That morning, we went back down from the top of Casa Bonita to the edge of the Caribbean Sea.
We take Marginal Road 4 heading north instead of the usual south. We cross Santa Cruz de Barahona, the big city in these parts. From Barahona, we head towards the interior of Hispaniola.
"Let's try to stop as little as possible on the way, shall we?" Suggests us the guide and driver Carlos. If you see something that you are interested in photographing, let me know and we will memorize it for the return.
Lake Enriquillo is a place apart. If you think you've been hot since landing in Santo Domingo, just wait a few more hours and you'll see!” and laughs like a proud guardian of a mystery. From the experience and conviviality of the previous days - including one incursion to another saline lake, that of Oviedo – we could only trust the Sir Carlos.
We continue the journey, first towards Laguna del Rincón, where we pass from the province of Barahona to that of Independencia. And, already in the vicinity of the large lake that moved us, at the height of a certain Caño del Muerto, again from Independencia to Baoruco, to which a vast northeastern sector of the Enriquillo belonged.
We crossed Neiba. Shortly thereafter, Villa Jaragua. On a Saturday morning, they were both engaged in a delicious frenzy, either mercantile or sporting.
Pleasant and genuine, the Dominican life we were passing left us frustrated that we could not interrupt our trip. “In about twenty minutes, we're really going to stop, but forget about the street markets. From Jaragua onwards, these masses of people no longer appear.”
We continued along Route 48, which eventually became Avenida Joaquín Aybar, a long promenade that fitted the line at the top of the lake. We still cross Las Clavellinas, Los Rios and Postrer Rio, any of the villages, much smaller than Jaragua.
Due to the vagaries of the demarcation of the Dominican provinces in Postrer Rio, the path returned us to the province of Independencia.
The Cueva de las Caritas de Los Indios and the view over Lake Enriquillo
“They see those handrails up there. It's right there. Follow the trail carefully as the floor is dry and, here and there, it slips. If they fall, it will be a drama.” It takes us a moment to understand why. The trail was flanked by vegetation on a slope as verdant as it was thorny.
We arrived, without a start, on an observation platform. This platform, in turn, facilitated access to a cave carved into the slope, more a wide hole than a cave, even if the Dominicans called it a cave.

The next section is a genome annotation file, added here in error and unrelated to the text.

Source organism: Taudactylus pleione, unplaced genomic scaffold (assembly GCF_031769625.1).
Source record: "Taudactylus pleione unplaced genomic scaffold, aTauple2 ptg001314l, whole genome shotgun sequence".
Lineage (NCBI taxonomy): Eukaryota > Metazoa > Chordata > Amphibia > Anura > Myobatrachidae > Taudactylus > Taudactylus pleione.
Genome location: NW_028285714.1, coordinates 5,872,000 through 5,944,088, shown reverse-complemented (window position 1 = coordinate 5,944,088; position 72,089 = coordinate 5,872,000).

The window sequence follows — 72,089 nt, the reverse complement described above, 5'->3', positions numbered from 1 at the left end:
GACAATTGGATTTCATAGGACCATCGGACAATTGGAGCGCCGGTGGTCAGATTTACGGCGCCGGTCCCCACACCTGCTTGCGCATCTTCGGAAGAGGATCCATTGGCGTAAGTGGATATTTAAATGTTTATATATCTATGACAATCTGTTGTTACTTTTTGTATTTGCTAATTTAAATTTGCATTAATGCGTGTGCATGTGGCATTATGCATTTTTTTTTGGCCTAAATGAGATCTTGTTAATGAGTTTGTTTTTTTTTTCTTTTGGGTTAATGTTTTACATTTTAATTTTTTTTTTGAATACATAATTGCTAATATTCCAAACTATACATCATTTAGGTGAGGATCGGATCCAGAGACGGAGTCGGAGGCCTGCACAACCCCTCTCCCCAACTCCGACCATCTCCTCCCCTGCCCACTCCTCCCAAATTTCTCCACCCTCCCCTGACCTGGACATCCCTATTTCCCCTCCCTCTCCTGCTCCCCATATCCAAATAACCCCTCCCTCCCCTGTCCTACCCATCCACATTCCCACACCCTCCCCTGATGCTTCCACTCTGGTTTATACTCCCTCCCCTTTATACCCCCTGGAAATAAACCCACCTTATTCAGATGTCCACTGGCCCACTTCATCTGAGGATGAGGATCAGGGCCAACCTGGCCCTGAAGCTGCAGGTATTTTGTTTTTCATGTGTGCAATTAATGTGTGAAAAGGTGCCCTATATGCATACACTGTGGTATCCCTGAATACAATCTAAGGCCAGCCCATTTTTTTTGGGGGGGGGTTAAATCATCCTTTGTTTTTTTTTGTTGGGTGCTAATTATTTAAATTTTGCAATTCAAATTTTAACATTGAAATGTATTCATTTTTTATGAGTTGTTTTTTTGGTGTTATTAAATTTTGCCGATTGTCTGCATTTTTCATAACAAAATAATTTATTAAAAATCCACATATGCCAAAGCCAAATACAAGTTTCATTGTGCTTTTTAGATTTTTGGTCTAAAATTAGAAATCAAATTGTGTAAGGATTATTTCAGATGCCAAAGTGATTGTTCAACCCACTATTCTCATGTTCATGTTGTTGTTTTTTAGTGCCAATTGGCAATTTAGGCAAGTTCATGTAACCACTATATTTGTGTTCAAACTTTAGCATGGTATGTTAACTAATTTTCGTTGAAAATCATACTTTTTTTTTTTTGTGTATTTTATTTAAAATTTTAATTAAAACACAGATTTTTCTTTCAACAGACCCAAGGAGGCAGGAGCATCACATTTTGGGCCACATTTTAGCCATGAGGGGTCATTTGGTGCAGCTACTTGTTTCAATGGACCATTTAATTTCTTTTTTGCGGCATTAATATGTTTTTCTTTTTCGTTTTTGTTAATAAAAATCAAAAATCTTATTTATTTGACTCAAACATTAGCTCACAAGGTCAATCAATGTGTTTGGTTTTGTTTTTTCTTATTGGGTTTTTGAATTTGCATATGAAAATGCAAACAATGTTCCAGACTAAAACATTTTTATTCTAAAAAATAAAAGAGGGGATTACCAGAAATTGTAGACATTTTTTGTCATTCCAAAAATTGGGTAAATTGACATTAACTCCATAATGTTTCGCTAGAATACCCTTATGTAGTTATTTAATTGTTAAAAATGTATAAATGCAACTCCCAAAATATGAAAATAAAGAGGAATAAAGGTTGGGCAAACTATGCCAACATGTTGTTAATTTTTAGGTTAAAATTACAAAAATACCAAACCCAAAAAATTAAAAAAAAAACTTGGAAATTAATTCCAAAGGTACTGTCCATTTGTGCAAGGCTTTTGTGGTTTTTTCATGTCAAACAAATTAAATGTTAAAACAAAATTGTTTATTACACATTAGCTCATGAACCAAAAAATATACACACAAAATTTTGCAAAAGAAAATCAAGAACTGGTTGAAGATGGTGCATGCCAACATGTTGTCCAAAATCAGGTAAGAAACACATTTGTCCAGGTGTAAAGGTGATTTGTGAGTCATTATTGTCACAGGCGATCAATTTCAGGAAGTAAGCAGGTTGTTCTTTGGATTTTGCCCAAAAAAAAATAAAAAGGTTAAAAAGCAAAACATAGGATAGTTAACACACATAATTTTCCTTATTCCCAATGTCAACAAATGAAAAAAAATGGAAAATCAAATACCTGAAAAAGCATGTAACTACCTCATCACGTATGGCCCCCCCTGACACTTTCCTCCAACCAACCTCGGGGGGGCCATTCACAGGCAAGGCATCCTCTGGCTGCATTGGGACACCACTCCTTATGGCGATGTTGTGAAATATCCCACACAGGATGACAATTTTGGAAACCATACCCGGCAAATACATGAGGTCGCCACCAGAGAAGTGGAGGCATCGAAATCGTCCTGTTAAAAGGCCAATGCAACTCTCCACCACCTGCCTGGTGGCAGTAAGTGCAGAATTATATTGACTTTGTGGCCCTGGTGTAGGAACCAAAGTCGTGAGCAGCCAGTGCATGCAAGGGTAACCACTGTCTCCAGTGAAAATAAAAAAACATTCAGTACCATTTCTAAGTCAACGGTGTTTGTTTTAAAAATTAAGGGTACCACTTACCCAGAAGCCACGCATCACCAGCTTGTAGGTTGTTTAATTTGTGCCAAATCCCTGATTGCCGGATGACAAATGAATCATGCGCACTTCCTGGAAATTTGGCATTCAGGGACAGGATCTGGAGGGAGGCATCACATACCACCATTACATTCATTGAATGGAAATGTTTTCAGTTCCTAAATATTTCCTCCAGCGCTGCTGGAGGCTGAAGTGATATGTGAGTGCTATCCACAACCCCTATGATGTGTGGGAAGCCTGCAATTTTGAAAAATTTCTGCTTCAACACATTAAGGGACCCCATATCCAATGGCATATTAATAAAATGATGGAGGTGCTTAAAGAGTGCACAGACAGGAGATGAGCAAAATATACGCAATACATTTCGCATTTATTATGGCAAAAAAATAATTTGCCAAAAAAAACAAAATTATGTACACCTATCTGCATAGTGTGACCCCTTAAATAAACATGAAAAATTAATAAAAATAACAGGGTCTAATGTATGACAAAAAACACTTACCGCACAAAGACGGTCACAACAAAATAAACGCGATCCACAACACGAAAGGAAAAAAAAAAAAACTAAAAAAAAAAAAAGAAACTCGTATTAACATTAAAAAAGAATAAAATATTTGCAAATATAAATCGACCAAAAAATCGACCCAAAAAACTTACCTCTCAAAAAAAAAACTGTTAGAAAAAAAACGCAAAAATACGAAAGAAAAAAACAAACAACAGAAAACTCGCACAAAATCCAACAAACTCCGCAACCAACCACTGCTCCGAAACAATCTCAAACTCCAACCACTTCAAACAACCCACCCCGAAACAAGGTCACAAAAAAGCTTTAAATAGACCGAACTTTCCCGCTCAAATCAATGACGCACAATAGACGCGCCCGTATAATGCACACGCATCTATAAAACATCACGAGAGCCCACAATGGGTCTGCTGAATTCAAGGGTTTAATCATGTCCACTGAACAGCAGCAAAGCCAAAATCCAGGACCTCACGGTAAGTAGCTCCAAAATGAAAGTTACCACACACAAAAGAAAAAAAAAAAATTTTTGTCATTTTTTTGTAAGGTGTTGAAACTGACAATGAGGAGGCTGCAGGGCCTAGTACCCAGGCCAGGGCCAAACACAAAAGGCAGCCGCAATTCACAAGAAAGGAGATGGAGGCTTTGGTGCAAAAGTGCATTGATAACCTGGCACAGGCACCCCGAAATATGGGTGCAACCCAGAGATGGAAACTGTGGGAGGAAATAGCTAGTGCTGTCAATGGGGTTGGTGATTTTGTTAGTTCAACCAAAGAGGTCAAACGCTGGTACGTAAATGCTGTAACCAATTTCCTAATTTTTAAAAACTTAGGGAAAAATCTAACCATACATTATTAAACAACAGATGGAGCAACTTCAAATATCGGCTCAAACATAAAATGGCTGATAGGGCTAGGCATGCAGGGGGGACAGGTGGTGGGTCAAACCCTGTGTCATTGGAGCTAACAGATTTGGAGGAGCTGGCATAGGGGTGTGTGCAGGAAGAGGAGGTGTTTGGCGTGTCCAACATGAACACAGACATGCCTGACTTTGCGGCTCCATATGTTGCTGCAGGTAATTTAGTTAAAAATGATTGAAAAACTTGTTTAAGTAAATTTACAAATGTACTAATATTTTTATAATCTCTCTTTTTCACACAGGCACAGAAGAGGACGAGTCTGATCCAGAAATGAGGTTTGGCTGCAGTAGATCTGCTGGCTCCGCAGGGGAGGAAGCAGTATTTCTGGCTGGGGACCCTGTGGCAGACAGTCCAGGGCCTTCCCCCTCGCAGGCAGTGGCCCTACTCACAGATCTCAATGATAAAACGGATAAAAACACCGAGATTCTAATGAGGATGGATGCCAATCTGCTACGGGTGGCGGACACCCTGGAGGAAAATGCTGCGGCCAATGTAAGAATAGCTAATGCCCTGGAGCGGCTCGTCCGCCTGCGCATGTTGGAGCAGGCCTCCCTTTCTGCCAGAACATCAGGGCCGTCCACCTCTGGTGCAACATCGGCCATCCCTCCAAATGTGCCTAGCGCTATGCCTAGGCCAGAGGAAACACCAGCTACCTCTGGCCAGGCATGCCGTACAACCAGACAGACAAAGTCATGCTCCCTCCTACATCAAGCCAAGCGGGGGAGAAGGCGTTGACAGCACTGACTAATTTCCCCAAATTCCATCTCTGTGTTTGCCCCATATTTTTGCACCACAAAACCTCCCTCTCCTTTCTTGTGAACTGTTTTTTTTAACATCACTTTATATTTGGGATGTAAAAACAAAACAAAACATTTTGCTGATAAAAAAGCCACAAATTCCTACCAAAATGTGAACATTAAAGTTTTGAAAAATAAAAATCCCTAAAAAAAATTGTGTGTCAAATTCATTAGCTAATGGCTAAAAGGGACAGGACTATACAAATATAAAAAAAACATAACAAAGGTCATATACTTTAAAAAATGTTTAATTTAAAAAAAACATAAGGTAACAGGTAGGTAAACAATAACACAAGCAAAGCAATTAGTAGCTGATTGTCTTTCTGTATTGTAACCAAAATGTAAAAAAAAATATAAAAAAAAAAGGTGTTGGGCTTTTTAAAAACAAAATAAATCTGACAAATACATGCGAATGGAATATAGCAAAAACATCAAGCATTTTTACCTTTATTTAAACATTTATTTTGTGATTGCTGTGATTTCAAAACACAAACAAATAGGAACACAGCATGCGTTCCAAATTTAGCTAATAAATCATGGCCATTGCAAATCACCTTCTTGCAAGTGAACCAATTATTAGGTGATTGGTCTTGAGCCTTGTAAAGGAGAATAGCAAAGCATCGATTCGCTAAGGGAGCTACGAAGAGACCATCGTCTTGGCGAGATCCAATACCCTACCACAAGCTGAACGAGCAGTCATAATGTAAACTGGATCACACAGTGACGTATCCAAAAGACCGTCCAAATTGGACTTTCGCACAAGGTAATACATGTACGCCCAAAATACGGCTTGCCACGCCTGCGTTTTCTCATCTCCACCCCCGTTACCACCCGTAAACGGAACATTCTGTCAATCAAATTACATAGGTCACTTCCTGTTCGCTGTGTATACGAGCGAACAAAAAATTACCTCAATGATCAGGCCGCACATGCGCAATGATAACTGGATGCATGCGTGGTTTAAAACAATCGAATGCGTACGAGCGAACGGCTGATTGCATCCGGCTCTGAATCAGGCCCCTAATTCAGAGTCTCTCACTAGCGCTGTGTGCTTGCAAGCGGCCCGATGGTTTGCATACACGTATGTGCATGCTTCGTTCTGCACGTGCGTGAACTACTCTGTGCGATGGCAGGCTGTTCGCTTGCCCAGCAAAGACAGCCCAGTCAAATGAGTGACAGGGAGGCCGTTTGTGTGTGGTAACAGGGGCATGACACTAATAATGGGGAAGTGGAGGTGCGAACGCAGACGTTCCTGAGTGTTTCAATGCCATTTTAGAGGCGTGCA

We ascend to the dreary interior. From there, we gazed at the large, shadow-framed Lake Enriquillo, stretched between the cactus-studded forest at the bottom and a caravan of white clouds above the far bank.
The one that welcomed us was one of several caves of the slope and peaks that the natives call "hills of Caritas de los Indios”.
Tender, the name came from the abundance of rounded faces carved into the porous rock.
The authors of such works were the Taínos, indigenous people who, upon the arrival of Christopher Columbus in 1492, dominated a large part of the Caribbean: the islands of Cuba, Hispaniola, Jamaica, Puerto Rico, the Bahamas and others north of the Lesser Antilles, at least these.
The Taínos are one of the most relevant genetic ancestors of the current populations of the Caribbean.
In the early XNUMXth century, Enriquillo, one of its prominent chieftains, led a revolt and a kind of guerrilla against the Spanish invaders from the mountains south of the lake.
The revolt lasted what it did. His courage and determination earned him the baptism of the largest lake in the Antilles and a statue highlighted above the Duvergê – Barahona – Neyba junction.
There we stopped, on the way back, determined to pay him a photographic tribute.
Admired the view and the prints caritas indigenous people, we return to the van and Carlos.
The guide takes us to the entrance to the Lago Enriquillo y Isla Cabritos National Park, where we were supposed to embark for a discovery tour.
At last, Exploring the Enigmatic Lake Enriquillo
We found the park's facilities in the shade of a forest even more leafy than the one we had seen from the top of the cueva.
When we get out of the car, dozens of iguanas approach us, we estimate that they have become used to the visitors' offer of snacks.
A Dominican lady makes an effort to get her boyfriend to photograph her in the company of the animals. Gradually, these increase in number and surround her, closer and closer to her legs.
Amused at first, the girl panics.
In such a hysterical way, that she forces her boyfriend to bring her a chair, on which she takes refuge, until the park's creak, in disbelief, is encouraged to face the heat and drive away the reptiles.